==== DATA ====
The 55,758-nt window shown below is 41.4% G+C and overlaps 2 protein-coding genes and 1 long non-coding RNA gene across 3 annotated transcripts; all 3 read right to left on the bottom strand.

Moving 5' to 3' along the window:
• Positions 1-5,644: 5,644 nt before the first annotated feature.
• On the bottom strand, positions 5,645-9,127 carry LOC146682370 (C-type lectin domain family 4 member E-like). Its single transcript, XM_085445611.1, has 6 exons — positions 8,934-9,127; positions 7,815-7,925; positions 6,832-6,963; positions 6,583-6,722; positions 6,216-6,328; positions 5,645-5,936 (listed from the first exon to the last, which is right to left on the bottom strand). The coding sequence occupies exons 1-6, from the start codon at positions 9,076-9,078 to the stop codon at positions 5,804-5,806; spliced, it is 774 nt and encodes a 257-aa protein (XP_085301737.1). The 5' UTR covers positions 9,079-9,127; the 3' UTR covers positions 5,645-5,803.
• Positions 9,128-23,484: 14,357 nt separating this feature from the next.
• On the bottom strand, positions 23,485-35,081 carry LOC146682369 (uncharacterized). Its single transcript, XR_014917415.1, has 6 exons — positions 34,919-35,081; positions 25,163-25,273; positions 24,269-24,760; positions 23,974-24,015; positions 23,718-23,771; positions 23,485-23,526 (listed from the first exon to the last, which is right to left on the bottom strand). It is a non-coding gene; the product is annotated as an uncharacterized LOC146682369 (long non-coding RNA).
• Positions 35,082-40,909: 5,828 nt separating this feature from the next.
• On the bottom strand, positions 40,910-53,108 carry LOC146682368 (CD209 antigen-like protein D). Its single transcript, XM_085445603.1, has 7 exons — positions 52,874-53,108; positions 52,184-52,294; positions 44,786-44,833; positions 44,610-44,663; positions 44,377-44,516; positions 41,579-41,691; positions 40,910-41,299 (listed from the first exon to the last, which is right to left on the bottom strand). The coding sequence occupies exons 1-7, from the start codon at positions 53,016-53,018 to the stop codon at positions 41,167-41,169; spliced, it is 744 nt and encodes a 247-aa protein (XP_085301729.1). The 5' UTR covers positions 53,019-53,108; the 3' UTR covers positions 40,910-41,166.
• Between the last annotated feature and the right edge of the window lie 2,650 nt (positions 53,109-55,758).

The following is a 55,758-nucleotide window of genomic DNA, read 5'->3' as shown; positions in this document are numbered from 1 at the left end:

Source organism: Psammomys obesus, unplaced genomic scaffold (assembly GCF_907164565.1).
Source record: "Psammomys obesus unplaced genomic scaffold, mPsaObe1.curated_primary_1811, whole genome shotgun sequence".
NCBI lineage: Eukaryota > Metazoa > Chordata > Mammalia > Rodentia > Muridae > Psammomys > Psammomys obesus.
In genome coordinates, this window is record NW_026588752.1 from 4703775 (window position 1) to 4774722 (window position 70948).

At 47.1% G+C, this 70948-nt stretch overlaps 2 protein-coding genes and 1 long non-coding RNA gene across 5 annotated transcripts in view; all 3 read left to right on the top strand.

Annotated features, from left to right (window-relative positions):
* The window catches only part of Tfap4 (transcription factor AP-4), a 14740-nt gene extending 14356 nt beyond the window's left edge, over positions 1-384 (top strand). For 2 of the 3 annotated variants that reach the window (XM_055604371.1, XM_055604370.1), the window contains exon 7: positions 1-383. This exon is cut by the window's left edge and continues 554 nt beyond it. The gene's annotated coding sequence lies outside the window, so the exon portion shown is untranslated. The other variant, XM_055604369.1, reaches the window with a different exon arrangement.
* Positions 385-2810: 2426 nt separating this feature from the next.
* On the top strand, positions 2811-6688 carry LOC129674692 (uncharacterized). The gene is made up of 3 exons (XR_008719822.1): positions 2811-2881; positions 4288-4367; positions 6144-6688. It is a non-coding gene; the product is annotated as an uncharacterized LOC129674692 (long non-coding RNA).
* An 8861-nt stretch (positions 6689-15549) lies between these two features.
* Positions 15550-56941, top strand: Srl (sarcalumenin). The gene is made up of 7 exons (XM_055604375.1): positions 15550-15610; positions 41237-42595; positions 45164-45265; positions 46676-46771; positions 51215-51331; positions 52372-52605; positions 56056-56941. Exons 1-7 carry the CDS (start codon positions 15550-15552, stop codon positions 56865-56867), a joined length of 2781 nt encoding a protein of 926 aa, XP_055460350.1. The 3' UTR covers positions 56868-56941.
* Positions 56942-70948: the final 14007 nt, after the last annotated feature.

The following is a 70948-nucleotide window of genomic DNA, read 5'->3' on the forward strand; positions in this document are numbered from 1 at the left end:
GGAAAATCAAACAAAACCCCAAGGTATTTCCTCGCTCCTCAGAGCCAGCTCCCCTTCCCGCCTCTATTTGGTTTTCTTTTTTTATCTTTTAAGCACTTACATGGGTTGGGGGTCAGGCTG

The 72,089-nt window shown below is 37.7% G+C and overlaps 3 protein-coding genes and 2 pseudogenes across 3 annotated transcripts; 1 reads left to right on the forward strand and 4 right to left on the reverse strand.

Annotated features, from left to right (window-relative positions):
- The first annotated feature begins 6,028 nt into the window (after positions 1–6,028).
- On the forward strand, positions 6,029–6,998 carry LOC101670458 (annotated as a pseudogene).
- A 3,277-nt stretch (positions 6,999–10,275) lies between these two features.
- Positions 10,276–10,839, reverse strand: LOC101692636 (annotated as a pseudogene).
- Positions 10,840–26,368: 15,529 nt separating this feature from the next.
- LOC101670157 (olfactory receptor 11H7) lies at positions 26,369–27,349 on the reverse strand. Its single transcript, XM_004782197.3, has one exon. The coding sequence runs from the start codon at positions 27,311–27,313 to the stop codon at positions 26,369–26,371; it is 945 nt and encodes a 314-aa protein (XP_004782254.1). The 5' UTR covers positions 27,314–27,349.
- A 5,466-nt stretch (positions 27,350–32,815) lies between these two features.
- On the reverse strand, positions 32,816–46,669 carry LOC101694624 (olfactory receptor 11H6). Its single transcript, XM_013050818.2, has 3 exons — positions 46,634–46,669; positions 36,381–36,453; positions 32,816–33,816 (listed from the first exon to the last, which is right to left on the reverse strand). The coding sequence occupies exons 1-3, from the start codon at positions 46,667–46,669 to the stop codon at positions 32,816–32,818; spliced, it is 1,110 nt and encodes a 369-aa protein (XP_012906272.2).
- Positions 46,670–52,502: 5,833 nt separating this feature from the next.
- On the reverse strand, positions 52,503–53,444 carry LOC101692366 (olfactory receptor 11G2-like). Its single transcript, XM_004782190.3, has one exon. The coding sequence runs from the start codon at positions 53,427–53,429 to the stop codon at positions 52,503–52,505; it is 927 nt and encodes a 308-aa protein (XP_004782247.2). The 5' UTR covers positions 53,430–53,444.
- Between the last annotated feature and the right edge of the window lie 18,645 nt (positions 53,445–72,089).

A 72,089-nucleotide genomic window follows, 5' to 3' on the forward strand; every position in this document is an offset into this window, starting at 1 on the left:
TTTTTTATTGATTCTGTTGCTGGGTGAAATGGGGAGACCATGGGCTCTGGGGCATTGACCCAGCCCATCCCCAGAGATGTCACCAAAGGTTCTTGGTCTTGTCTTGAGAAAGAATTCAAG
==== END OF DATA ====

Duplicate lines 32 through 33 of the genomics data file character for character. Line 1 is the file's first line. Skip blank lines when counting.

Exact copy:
- LOC101670157 (olfactory receptor 11H7) lies at positions 26,369–27,349 on the reverse strand. Its single transcript, XM_004782197.3, has one exon. The coding sequence runs from the start codon at positions 27,311–27,313 to the stop codon at positions 26,369–26,371; it is 945 nt and encodes a 314-aa protein (XP_004782254.1). The 5' UTR covers positions 27,314–27,349.
- A 5,466-nt stretch (positions 27,350–32,815) lies between these two features.